When Samsa gets transformed into the deadly insect, he is unable to come to terms with the tragedy which has befallen upon him. His words' "How suddenly this sort of attack can take one! Only last night I felt fine, my parents can testify to that, or rather last night I did have a slight premonition"  support the fact that the sudden transformation was shocking although he did have a foreboding of the approaching evil. The 'premonition' that Samsa had the previous night is suggestive of the fact that Samsa sensed the problems in his life degrading with the passing time.
Another example of degradation as expressed through time is seen in the line, "Gregor spent the days and nights almost entirely without sleep"  . Here again, the 'days and nights' of sleeplessness are an indication of Samsa's condition worsening than before. Gregor's family is represented as a typical middle class whose source of income is its son. Being the sole breadwinner, his family depended too much on him. But when tragedy struck his father who was always harsh to him no matter what he did, was now even more disgusted with the condition of his son. His sister was the only one who cared for him initially, but as time passed she too started to get irritated with her brother's condition.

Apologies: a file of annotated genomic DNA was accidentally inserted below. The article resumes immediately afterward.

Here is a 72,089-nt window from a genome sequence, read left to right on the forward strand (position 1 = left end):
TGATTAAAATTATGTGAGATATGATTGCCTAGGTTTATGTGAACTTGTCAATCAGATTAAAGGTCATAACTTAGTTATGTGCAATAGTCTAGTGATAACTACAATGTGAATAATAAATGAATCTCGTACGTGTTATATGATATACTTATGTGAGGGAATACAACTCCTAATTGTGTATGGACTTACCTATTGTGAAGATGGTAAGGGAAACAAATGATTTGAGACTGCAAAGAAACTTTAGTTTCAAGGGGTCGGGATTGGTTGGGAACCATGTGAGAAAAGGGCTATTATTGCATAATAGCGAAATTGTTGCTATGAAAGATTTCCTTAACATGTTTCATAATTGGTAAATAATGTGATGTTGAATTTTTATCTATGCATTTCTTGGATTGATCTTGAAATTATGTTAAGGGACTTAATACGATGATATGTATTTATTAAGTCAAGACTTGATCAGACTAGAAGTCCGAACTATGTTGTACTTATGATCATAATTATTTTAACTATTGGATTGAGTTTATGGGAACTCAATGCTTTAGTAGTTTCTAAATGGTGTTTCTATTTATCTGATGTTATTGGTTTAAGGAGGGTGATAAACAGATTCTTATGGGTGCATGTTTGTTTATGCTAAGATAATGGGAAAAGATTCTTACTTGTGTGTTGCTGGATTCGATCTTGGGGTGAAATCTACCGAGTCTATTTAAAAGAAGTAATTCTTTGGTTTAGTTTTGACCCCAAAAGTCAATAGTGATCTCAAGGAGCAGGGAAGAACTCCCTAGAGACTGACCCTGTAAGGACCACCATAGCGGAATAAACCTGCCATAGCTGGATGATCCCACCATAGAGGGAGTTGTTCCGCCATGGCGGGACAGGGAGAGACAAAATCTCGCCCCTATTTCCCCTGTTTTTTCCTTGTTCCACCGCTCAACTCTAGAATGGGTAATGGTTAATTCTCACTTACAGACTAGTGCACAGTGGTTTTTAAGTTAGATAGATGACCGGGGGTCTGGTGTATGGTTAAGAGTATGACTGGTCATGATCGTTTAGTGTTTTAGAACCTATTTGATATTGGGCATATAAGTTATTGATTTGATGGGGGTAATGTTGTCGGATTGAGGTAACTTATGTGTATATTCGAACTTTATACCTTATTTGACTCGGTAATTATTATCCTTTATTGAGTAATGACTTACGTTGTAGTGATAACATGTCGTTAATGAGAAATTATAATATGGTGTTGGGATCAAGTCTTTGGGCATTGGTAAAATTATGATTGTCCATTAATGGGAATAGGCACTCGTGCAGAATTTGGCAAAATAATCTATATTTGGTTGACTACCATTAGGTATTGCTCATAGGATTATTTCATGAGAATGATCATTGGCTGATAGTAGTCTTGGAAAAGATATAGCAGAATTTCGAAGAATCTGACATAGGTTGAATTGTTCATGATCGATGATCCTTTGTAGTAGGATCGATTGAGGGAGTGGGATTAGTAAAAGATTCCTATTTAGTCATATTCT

In The Outsider, Meursault is a man indifferent to what is happening around in the world. But throughout the book Camus has shown it is wrong to misunderstand him as a man with no emotions. "I then wanted a cigarette. But I hesitated because I didn't know if I could smoke in front of mother. I thought it over, it really didn't matter"  . He is characterised as an altogether different person whose thoughts differ from those of the whole world.
Firstly, Meursault and his girlfriend Marie are seen to be enjoying each other's company. Physical pleasure is the only joy which Meursault gains from Marie. He has no intentions of marrying her, although he 'does not mind' marrying her. When Meursault is imprisoned for murder, his relationship with Marie is strained. Marie comes to meet Meursault only once but as time passes, she stops visiting him in prison. Here, we see the degradation in human relationship with the passage of time.
Secondly, later in the story we see Meursault's health in the prison becoming a concern. He is not able to sleep peacefully anymore. Months have passed since he has seen Marie. He 'craves' to be with Marie, but still holds his principles true till the last breath of his life. The chaplain who visits him cannot institute his belief in God. He does not admit his fault at not showing emotion at his mother's funeral. He knows that he did care for his mother and did not want her to die. No one cares about him anymore and his life has become meaningless.
On reading both the books the reader discovers that whether the author uses linear time progression or flashback, the heroes of both texts find themselves in a decadent situation. Meursault, if one looks at him through the same eyes of society, is a misfit and doomed to be a no gooder. But for Meursault in his own eyes, he is triumphant and victorious for he remained faithful to his own principles but his world did not recognize him. Samsa decayed and died but it left his family transformed to the point of forgetting all that Samsa represented. Thus time sees a change or transformation that is subjective to the reader's interpretation.